Former Waikato University graduate Dan Ammann is at the centre of the possible sale of General Motors’ European badges Opel and Vauxhall to France’s PSA Group, the company behind the Peugeot, Citroen, and DS brands.
New Zealander Ammann is responsible for managing GM’s global business operations and is preparing with company chief Mary Barra (pictured above with Ammann) to talk to Opel board members.
In a letter to Germany’s Opel and Britain’s Vauxhall employees, Barra asked for understanding and approval of the possible sale of the two brands.
The sale would “enable PSA Group and Opel/Vauxhall to improve their position in the rapidly changing European market, due to complementary strengths of both companies”, Barra wrote, adding, “we will do everything possible to ensure the interests of all involved are respected”.
Both PSA Group and GM confirmed they were in talks to “explore numerous strategic initiatives aimed at improving profitability and operational efficiency, including a potential acquisition of Opel Vauxhall by PSA. There can be no assurance that an agreement will be reached.”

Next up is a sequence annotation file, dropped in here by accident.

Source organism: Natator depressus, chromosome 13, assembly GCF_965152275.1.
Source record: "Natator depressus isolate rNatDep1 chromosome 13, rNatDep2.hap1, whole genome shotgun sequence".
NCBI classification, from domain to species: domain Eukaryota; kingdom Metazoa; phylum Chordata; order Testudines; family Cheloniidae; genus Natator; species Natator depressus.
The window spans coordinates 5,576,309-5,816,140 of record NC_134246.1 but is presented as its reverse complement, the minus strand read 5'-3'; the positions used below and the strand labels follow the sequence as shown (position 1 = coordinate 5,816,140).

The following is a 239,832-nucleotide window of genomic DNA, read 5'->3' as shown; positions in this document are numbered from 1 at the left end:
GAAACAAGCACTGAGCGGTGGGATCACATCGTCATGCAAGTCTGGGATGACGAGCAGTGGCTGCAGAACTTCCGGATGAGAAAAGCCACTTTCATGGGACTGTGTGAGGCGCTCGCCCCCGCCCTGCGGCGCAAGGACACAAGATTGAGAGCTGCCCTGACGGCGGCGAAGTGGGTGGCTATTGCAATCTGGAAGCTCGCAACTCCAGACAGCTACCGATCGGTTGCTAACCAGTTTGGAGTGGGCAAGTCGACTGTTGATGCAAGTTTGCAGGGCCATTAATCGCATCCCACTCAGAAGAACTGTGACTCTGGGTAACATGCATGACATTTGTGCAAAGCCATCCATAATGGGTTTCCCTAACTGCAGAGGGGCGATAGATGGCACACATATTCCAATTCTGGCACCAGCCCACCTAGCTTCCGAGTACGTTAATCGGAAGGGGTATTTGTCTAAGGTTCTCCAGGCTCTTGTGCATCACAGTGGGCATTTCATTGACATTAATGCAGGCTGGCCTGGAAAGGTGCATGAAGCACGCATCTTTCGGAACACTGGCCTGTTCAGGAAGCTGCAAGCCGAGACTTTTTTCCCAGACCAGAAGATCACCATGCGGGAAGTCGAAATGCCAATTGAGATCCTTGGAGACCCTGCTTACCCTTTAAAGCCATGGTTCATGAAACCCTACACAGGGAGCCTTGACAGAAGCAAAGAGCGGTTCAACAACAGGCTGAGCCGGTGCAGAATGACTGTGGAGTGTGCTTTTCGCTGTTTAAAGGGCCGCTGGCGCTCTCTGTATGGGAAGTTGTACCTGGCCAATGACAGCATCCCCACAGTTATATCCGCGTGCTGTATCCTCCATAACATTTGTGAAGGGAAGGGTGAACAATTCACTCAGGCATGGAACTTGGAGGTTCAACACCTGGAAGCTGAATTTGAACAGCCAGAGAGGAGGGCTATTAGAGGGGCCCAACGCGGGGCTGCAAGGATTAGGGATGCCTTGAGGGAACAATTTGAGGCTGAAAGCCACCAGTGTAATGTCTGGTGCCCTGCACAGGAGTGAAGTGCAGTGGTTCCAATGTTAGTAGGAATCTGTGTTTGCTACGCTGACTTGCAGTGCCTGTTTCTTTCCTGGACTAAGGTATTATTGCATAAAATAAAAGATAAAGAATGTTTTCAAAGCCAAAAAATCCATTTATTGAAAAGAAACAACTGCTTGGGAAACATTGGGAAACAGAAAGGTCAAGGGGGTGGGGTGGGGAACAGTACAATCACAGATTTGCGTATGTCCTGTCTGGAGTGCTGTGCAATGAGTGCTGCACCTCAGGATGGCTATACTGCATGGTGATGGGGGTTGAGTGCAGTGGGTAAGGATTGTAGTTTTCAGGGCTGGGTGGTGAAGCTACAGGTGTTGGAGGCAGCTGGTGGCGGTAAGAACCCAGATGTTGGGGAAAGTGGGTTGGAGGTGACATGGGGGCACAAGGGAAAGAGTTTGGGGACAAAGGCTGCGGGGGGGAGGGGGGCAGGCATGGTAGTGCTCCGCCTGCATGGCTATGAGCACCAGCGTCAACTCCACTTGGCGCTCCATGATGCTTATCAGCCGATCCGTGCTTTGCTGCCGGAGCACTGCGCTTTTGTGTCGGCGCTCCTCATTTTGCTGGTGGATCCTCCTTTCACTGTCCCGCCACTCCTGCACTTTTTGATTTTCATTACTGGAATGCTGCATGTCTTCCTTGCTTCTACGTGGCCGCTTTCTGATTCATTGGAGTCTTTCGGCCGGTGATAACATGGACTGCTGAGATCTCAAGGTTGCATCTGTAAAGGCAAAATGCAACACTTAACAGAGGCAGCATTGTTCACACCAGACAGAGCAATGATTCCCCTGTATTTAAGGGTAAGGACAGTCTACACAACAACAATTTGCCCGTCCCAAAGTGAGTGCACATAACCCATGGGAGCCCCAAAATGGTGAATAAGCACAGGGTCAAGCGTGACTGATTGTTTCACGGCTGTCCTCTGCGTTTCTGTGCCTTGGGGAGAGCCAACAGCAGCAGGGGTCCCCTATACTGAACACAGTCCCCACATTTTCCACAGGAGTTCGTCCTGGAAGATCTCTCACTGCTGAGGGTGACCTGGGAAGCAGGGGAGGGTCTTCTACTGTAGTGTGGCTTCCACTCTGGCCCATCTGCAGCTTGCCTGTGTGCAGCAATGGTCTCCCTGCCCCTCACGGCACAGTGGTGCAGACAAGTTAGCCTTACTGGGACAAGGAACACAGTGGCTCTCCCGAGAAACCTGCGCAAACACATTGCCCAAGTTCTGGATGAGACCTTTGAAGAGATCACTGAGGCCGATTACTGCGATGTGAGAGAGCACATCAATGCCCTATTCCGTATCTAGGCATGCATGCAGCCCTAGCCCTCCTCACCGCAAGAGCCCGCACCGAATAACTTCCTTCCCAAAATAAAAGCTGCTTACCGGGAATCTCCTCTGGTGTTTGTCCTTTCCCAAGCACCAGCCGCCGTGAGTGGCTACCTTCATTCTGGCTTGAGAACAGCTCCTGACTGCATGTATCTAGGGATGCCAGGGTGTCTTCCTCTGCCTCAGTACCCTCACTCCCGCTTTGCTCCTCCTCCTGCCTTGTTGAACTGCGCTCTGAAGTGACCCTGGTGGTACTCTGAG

The potential sale comes after GM reported its European operations lost money for the 16th consecutive year. The shortfall of US$257 million was an improvement on previous years and would have been much less had it not been for the devaluation of the British pound following Britain’s vote to leave the European Union.
Ammann will be front and centre in negotiations that centre around the full merger of operations between Opel, Vauxhall, Citroen, Peugeot and DS. Such a deal could have implications for Downunder badge Holden.
Holden closes down its manufacturing set-up in Australia later this year and will get its new line-up of rebadged models from Opel’s European plants.
The likes of the new Astra hatchback – pictured below and due to be launched in NZ next week – and Commodore would fall under PSA control if the deal goes ahead. But analysts say it is unlikely that Holden’s supply of new models would be disrupted under PSA ownership.
Getting hold of Opel and Vauxhall would make PSA the second biggest carmaker in Europe, with potential annual sales of more than 2.4 million units and a 16 per cent market share.
PSA would overtake Renault-Nissan to be in second place in Europe behind Volkswagen. Globally, a joint PSA/Opel/Vauxhall group would likely have around 4.4 million sales a year.
PSA itself came close to bankruptcy in 2013 following years of mounting losses. In a life-saving measure, the Peugeot family was forced to sell 25.6 per cent of its stake in the French carmaker, with 12.8 per cent going to the French government and a further 12.8 per cent to Peugeot’s Chinese joint venture partner Dongfeng.
Analysts believe Dongfeng has a vital financial part to play in PSA/GM negotiations. The outcome of its involvement, should PSA end up with Opel/Vauxhall, is likely an increased stake in PSA.